US Air Force Lt. General Alexus Grynkewich, Combined Forces Air Component Commander for US Central Command, Southwest Asia
US presence in Syria
For the first time, US forces entered Syria by air during the campaign of former US President Barack Obama’s administration against the Islamic State and al-Qaeda groups in 2014.
With the constant change in the number of US military personnel in Syria, the US Army has kept 900 soldiers there, as the latest announced official number, most of them in northeast Syria.
Iranian-backed militias, including the Lebanese Hezbollah and Iraqi groups loyal to Tehran, control sites in eastern, southern, and northern Syria and in the suburbs surrounding the capital, Damascus.
America has many military bases in northeastern Syria, the largest of which is known as the al-Omar oil field base in Deir Ezzor governorate, eastern Syria.
Russia is also spread out in many Syrian locations, and the Hmeimim airport in the countryside of Latakia city on the Mediterranean coast is Russia’s main headquarters in the region, and its other bases in the governorates of Aleppo, al-Hasakah, Deir Ezzor, and Tartous are managed from it.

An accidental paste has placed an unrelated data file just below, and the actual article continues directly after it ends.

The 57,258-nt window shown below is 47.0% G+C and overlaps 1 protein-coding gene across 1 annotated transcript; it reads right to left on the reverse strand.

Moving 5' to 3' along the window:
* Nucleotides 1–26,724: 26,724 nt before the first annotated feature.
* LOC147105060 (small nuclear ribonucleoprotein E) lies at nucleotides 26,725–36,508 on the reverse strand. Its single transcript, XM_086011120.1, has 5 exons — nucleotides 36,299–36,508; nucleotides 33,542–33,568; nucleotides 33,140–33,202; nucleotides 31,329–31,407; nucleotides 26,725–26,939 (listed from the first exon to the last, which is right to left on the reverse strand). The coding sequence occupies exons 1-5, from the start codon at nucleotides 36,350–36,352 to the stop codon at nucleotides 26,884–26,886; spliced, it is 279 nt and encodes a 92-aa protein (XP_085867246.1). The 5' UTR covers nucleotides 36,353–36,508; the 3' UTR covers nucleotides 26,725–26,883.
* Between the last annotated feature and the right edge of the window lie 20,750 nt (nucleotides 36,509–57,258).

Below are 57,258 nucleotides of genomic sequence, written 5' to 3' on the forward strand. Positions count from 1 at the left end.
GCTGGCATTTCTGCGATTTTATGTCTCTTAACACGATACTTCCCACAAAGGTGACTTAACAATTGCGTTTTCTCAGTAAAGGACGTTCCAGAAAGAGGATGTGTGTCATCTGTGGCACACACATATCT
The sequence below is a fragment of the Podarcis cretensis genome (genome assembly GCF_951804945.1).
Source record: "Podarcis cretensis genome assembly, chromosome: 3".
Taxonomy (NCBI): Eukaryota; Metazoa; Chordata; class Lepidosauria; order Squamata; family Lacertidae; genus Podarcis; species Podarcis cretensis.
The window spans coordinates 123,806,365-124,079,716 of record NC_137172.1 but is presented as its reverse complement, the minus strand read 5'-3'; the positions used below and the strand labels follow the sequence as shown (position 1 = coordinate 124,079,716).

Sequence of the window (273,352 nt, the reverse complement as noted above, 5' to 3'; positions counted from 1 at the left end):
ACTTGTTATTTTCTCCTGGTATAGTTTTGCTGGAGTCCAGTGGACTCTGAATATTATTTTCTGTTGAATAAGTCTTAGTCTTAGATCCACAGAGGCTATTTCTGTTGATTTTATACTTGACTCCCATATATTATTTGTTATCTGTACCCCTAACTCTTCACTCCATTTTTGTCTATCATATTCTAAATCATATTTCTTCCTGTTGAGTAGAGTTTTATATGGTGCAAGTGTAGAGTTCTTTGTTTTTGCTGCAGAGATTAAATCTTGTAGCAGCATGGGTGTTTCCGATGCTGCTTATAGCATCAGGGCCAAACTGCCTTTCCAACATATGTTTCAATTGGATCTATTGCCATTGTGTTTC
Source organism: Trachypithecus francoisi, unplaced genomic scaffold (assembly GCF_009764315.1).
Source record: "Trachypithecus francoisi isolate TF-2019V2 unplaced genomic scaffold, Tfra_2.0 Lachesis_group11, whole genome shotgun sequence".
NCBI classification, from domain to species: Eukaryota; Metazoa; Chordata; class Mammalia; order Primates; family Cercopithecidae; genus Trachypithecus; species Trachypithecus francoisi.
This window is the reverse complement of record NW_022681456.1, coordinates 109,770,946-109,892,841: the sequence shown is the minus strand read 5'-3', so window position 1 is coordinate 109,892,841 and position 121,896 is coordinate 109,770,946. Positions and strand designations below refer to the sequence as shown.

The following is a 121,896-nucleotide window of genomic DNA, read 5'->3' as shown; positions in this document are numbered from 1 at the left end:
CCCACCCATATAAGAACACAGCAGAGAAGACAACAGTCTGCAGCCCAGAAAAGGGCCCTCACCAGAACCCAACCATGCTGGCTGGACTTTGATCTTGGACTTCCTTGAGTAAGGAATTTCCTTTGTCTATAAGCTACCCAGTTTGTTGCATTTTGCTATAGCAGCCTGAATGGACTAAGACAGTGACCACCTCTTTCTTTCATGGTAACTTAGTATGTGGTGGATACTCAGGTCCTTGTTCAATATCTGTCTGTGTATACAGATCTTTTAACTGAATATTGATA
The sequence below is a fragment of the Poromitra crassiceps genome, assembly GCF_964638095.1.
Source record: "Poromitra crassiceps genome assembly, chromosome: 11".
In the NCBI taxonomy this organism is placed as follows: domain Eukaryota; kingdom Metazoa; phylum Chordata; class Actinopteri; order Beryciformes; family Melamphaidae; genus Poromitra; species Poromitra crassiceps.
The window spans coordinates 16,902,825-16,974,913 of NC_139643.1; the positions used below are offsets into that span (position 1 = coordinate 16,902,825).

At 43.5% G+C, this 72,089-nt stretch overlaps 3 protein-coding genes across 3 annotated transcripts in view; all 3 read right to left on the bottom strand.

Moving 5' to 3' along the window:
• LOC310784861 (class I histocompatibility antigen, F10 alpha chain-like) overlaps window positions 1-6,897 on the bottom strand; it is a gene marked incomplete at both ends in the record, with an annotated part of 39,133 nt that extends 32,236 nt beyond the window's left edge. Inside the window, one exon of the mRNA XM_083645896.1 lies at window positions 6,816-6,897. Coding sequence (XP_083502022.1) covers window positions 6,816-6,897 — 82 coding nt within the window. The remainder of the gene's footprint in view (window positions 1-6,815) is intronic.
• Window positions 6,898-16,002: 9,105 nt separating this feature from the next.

On April 28, The Wall Street Journal quoted unnamed US officials as saying that the US military had put, for the first time, “bunker buster” bombs on attack aircraft recently sent to the Middle East in a message to Iran.
The decision to place more powerful weapons in a squadron of A-10 Warthogs was made to give pilots a greater chance of success in destroying munitions caches and other targets in Syria and Iraq after US forces were repeatedly targeted by Iranian-backed fighters, officials revealed to the WSJ.